I've always loved the idea of someone else making a mixtape for me.
When I was in middle school and until the first year of high school, we didn't have the Internet at home. My parents were against buying me a PC; they thought it was a waste of time. Unlike many of my friends, I depended on books and magazines for my school research and hobbies. I was a voracious reader.
That was 2002. I wasn't exactly a music fan back then: I heard music on the radio in my mom's car on the way to school in the morning, and I occasionally slid my dad's cassette tapes in our Siemens Club 793 stereo, but he only listened to Italian music. I wanted the English stuff.
Until one day my friend Luca told me about MP3s and compact discs with hundreds of songs on them. By leaving his computer plugged in all night, he explained elatedly, he could download any music he wanted from the Internet using programs with exotic names I had never heard – WinMX, eMule, iMesh. Then, all those songs could be "burned" onto a CD as MP3s, and I could play them back for as long as I wanted with a CD player.
I was 14, we were chatting after school, and I didn't know what piracy was. And then, the surprise: because he knew I didn't have the Internet (or a computer), he had made a sample CD for me with about 30 songs on it. He gave me the CD, told me to buy a CD player for myself, and he concluded with "Get back to me soon about the songs you like. I put in a bit of everything except Italian music".
Fourteen years ago, I was handed the first mixtape someone ever made for me.
Today, Mateus Abras launched SoundShare 2.7, a social network for music lovers. SoundShare is an iPhone-only app designed to break down the walls between competing streaming services so that it's easier to share music with your friends. Integration with Apple Music, Spotify, and Deezer allows music sharing with others and collaboration on playlists regardless of which service your friends use.
The social aspect works on the familiar follower/following model. When you play songs in SoundShare by giving it access to your streaming service, they are added to your SoundShare music stream after thirty seconds. If you prefer to listen to your music through a different app, you can add songs to your stream, or a SoundShare playlist, with SoundShare's extension. Your followers can then listen to the songs in your stream using whichever service they prefer, add your songs to their streaming service, incorporate songs into SoundShare playlists, post comments, send SoundShare links, and like songs in your stream. The only limitation is that the songs shared must be the libraries of both services for you and your friends to enjoy them.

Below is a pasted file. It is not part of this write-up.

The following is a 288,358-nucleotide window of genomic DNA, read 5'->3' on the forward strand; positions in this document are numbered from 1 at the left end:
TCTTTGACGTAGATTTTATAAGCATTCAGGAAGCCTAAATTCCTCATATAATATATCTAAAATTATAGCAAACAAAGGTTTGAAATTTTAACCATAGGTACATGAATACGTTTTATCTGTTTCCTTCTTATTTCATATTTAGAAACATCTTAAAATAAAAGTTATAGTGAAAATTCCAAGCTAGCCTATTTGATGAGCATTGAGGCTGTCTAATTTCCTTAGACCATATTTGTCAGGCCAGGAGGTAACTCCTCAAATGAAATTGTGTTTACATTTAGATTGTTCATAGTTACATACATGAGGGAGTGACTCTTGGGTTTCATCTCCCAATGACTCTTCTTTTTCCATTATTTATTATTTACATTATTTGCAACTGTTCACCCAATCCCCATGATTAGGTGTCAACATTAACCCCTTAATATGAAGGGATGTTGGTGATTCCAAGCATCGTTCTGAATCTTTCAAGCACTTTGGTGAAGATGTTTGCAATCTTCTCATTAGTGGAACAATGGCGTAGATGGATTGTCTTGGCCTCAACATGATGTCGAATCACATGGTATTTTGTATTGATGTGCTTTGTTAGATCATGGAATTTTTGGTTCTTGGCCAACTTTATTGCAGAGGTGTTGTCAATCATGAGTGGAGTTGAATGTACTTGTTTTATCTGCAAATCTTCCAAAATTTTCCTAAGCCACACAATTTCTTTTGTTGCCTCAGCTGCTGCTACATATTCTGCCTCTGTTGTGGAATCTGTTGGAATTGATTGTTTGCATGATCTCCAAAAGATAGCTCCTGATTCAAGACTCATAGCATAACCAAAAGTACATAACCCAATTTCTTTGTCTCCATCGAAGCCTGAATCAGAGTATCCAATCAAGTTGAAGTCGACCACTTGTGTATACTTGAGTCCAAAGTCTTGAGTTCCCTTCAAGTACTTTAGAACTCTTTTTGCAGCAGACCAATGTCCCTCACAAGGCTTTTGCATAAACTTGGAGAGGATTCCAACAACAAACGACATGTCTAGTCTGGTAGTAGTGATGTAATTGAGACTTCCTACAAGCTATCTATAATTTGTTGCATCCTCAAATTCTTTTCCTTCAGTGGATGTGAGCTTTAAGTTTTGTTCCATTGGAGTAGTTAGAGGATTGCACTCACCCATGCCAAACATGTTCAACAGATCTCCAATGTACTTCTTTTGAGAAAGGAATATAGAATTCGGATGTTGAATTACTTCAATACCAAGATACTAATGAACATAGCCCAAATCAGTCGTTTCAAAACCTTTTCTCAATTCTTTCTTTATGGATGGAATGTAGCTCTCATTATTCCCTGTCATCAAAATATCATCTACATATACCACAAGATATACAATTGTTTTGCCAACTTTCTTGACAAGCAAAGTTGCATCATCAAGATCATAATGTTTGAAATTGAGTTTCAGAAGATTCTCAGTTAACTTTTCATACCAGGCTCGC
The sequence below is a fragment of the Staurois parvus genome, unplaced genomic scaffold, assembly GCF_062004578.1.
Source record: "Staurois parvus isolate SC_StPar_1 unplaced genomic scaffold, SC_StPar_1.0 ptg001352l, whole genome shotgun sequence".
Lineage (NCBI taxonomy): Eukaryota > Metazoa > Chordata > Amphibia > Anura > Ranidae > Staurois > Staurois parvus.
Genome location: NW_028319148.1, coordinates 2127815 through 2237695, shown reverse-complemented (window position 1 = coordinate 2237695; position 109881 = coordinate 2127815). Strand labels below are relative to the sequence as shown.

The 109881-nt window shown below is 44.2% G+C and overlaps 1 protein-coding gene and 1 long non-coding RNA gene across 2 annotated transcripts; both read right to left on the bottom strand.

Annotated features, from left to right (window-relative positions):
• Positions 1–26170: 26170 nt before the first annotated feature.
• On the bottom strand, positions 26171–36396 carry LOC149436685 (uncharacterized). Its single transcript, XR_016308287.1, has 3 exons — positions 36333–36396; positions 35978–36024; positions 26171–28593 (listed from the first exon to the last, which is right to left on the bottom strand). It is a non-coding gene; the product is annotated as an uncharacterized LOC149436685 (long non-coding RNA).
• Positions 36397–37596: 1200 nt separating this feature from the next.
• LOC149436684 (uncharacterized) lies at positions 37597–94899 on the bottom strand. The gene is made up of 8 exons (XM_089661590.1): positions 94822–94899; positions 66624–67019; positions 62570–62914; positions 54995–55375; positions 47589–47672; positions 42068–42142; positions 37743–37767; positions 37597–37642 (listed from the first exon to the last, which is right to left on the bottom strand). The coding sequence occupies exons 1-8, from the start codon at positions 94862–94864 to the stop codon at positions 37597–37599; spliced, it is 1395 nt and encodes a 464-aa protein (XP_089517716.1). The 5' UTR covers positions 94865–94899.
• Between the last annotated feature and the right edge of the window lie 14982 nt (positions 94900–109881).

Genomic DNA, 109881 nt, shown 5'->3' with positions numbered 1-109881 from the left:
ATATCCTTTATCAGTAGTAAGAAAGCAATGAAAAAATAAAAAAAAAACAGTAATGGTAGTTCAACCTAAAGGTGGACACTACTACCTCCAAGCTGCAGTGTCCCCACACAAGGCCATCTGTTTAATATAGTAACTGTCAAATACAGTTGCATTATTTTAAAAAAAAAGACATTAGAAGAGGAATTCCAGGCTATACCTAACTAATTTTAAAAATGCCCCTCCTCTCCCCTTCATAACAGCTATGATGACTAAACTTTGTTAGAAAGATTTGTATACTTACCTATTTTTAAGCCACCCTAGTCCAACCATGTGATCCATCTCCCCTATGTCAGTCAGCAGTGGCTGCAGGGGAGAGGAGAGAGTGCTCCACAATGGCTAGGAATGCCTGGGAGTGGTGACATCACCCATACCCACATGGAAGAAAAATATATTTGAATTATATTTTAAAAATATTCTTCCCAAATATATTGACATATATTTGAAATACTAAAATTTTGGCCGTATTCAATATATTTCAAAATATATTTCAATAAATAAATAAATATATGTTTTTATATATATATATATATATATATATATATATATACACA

SoundShare shows a lot of promise. The music streaming market is fragmented and there is little incentive for service providers to build tools to share music across platforms. As a result, third-party developers have begun to step into the void.
I recently reviewed SongShift, a simple utility for transferring music from Spotify to Apple Music and back again. SoundShare aims to take third-party integration of streaming services in an entirely different direction by building a social network on top of streaming services. Social networks are notoriously hard to grow to a size where they reach critical mass and I have some doubts about the extent of the demand for music sharing beyond what is already achievable with existing social networks, but it will be interesting to watch SoundShare try with what in my limited testing is a well-considered, solid app.
SoundShare is a free iPhone-only download from the App Store.
Streaming is now the biggest revenue stream for the music industry in the US, generating $2.4 billion in 2015. The RIAA has released its report on the state of the US music industry in 2015, and streaming music has edged out digital downloads in revenue for the first time. After declining last year, the music industry as a whole grew once again in 2015, selling $7 billion worth of music, a 0.9 percent increase from the year prior. Despite declines in digital downloads and physical sales, streaming music has managed to keep the industry on an upward trajectory.
"In 2015, digital music subscription services reached new all-time highs, generating more than $1 billion in revenues for the first time, and averaging nearly 11 million paid subscriptions for the year," RIAA CEO Cary Sherman said in a memo sent out with the report. "Heading into 2016, the number of subscriptions swelled even higher — more than 13 million by the end of December — holding great promise for this year."
The writing has been on the wall for a while, though streaming has edged out digital downloads only by a small portion (0.3%) in the US in 2015.
Count this as another instance of Apple cannibalizing one of its businesses to keep up with the times – we could argue that Apple Music was launched just in time amid a declining trend, without an ad-supported model that the RIAA clearly doesn't like.